The areas we serve in Summit and Park County include Breckenridge, Dillon, Keystone, Copper Mountain, Silverthorne and Frisco. You’ll find more information on each below.
Located at 9,603 feet above sea level on the western slope of the Continental Divide in the heart of the Rocky Mountains lies the charming Victorian-style town of Breckenridge. Although it feels remote, one of the town’s calling cards is its accessibility, being only 90 miles from Denver.
Established in 1859 during the height of the mid-nineteenth-century Gold Rush, Breckenridge survived the heydays of gold prospecting and boomed once again in 1879 when other silver and lead carbonates were found. The town was incorporated in 1880. Since then, the town of Breckenridge has gone on to become the recreation centerpiece of Summit County.
Dillon is just off I-70 on the west side of the tunnels. Its proximity to Keystone, Arapahoe Basin, Breckenridge and Copper Mountain ski areas, makes Dillon an ideal lodging choice for visitors looking to spice up their winter vacations in Colorado’s High Country. The fact that you are less than 20 minutes from world-class skiing, and the multitude of options for renting condominiums and hotel rooms, Dillon is an ideal location for exploring all that Summit County has to offer.
Situated on the northeastern shore of Lake Dillon Reservoir lays Dillon, Colorado. A small, mountain community with a big heart. Incorporated January 26, 1883 at the site of a trading post and stage stop, Dillon was originally located beneath the deep blue waters of the lake. The town has moved three times since: once to be closer to the railroad and a second time to be closer to the three rivers: the Blue, the Ten Mile and the Snake.
Located just 90 minutes from Denver International Airport, Keystone offers a true Rocky Mountain experience with a hint of modern luxury mixed in for good measure. Stretching for 7 miles along the Snake River in Summit County, Colorado, Keystone appeals to those looking for the alpine feel of a mountain town. Offering a little something for everyone year- round, Keystone is truly a spot high above the rest of the world.
Keystone, home of the world-renowned Keystone Ski Resort, was founded in 1970 and occupies three separate mountains, 131 trails, 3,128 vertical feet and 3,148 acres of terrain for any skill level – all serviced by 20 lifts, including two gondolas, one express six-pack and five high-speed quads. Add in Keystone’s award-winning A51 Terrain Park, and the only resort to offer night skiing in the area, and one can see why Keystone is one of the most visited ski resorts in Colorado.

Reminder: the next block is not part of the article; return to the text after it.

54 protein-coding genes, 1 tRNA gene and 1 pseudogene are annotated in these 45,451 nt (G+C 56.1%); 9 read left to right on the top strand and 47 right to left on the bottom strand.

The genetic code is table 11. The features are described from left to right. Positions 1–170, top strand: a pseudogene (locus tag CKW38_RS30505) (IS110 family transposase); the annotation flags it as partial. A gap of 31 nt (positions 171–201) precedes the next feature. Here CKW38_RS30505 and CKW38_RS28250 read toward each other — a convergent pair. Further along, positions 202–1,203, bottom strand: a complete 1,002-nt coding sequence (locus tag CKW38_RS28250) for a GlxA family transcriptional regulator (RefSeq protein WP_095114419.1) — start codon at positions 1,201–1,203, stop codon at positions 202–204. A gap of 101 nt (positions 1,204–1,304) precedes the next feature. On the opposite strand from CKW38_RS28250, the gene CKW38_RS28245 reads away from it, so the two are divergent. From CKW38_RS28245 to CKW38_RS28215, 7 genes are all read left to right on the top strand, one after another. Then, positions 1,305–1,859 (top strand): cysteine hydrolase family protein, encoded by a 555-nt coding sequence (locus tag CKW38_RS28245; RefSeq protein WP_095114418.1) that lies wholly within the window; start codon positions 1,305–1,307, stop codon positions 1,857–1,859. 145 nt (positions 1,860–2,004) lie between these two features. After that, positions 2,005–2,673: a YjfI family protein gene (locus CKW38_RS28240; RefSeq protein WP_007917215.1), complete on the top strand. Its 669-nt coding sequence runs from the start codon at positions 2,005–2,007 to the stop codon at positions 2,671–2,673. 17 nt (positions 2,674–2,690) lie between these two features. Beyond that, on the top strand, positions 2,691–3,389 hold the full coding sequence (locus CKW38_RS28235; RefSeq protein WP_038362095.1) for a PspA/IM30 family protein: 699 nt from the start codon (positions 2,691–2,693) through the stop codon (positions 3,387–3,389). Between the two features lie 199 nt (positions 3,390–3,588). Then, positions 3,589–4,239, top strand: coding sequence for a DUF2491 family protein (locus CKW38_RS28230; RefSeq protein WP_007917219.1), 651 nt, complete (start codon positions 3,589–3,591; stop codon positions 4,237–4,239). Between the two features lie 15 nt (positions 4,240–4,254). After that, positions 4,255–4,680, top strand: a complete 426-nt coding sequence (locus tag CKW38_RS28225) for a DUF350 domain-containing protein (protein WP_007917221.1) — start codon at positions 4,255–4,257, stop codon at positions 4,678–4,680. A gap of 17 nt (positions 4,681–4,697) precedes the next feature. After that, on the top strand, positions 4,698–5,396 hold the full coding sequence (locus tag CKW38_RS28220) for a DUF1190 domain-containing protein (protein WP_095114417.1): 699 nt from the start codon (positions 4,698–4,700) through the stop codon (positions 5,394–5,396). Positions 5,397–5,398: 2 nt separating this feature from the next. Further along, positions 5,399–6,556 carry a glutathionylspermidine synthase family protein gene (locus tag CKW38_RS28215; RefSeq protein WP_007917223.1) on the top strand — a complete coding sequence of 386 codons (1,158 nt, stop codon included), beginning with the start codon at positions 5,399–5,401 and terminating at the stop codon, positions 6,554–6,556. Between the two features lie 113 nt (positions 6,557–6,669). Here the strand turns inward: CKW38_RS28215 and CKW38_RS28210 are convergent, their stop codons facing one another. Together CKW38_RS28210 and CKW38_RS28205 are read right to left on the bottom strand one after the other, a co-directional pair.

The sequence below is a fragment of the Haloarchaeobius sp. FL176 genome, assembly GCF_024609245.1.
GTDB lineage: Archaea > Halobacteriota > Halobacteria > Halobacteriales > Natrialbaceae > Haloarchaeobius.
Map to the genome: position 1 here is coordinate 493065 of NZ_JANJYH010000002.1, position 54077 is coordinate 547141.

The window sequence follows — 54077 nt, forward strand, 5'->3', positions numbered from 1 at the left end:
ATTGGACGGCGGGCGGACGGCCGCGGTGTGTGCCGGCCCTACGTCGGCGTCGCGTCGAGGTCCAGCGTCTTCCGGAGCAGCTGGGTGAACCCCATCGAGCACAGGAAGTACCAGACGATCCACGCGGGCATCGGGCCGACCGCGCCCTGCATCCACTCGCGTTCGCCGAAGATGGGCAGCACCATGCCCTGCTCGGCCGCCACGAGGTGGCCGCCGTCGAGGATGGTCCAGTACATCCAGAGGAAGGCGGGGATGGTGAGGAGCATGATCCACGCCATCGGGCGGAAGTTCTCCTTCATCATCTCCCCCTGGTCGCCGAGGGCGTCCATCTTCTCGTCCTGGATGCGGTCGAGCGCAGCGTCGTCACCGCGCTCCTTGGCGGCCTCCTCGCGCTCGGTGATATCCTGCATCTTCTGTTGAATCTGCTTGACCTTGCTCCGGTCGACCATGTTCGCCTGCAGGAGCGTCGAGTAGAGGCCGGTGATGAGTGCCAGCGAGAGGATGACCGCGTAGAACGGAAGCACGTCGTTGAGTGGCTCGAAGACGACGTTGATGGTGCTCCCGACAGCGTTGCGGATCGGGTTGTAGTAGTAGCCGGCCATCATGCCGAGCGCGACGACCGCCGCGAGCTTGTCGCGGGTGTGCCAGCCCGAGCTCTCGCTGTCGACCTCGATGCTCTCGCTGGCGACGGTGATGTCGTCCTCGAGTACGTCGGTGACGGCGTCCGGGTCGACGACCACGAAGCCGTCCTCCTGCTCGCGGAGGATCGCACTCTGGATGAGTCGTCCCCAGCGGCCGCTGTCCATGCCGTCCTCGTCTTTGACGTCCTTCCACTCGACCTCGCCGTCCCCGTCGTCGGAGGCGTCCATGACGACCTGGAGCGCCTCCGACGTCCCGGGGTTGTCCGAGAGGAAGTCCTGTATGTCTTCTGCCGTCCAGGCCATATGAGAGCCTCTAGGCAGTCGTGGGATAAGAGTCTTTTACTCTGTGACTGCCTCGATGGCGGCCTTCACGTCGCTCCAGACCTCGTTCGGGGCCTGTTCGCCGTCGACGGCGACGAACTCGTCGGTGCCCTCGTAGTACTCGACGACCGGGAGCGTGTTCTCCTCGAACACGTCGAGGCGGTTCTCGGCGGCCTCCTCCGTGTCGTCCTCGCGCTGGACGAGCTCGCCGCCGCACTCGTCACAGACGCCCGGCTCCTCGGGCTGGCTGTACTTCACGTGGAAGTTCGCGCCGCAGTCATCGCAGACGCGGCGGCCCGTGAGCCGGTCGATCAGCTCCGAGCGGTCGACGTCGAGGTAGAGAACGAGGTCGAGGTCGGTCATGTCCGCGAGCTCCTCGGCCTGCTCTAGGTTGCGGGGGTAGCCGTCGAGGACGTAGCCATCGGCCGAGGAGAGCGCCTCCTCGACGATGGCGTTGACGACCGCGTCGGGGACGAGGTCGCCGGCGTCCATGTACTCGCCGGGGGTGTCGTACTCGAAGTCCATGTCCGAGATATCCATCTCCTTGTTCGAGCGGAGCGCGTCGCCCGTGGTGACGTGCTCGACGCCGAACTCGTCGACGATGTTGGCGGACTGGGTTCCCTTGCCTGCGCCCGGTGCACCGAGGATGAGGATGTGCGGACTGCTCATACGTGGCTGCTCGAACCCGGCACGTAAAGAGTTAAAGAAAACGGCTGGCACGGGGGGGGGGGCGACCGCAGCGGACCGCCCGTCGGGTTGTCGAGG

Located just 8 miles west of the Town of Frisco and approximately 75 miles from Denver, Copper Mountain Resort is situated along Interstate 70 offering an authentic Rocky Mountain experience in a European-style, slope-side village with spectacular 360-degree mountain views.
Founded in 1972, the mountain’s unique topography – deemed the “most nearly perfect ski mountain in North America” by the U.S. Forest Service – features beginner slopes on the western side of the mountain, intermediate slopes in the center and expert terrain on the eastern side. A self-contained resort with its 140 trails, 23 lifts and 2,465 acres of skiable terrain, there is truly a little something for every level of skier or rider. In fact, the resort also plays host to the professionals, as it was named an official U.S. Ski Team downhill training venue beginning with the 2011-12 season.
Referred to as the “Gateway to Summit County,” the town of Silverthorne is conveniently positioned near the intersection of I-70 and Highway 6, 70 miles west of Denver. At an elevation of 8,730 feet above sea level, in the lower Blue River Valley, Silverthorne is surrounded on two sides by national forest, providing spectacular views of the Gore Mountain Range to the west and the Continental Divide to the east.
Of all the towns in Colorado, few have experienced the overwhelming change that Silverthorne has seen since its incorporation in 1967. Starting out as a makeshift construction camp for workers building the Dillon Dam from 1961 to 1963, the town became a convenient refueling stop along the interstate once the dam construction was complete. For those that decided to stick around, the residents built the second most populated town in Summit County, creating a full-service community of over 4,000 year-round residents – about 15% of the County’s residents.
Nestled at the base of Mount Royal at 9,097 feet above sea level, high in the Rocky Mountains, the town of Frisco is often referred to as the “Main Street to the Rockies.” With easy access just off I-70 and a little over an hour’s drive from Denver, Frisco is widely considered Summit County’s base camp.
Founded in 1873 as a mining settlement, part of the rush to develop the West, Frisco started out as a quaint little mining town. The mining boom only lasted until 1918 when The Depression hit most towns hard, but Frisco was one of the few old mining towns to take the licking and keep on ticking. Today, Frisco has blossomed to a current population of just under 2,800 full-time residents with a multitude of modern amenities, but the town has tried hard to stay true to its heritage. The free Historic Park and Museum aim to promote and preserve the Town of Frisco’s heritage for future generations by providing a unique and quality educational museum experience to the community through connecting the past, present, and future.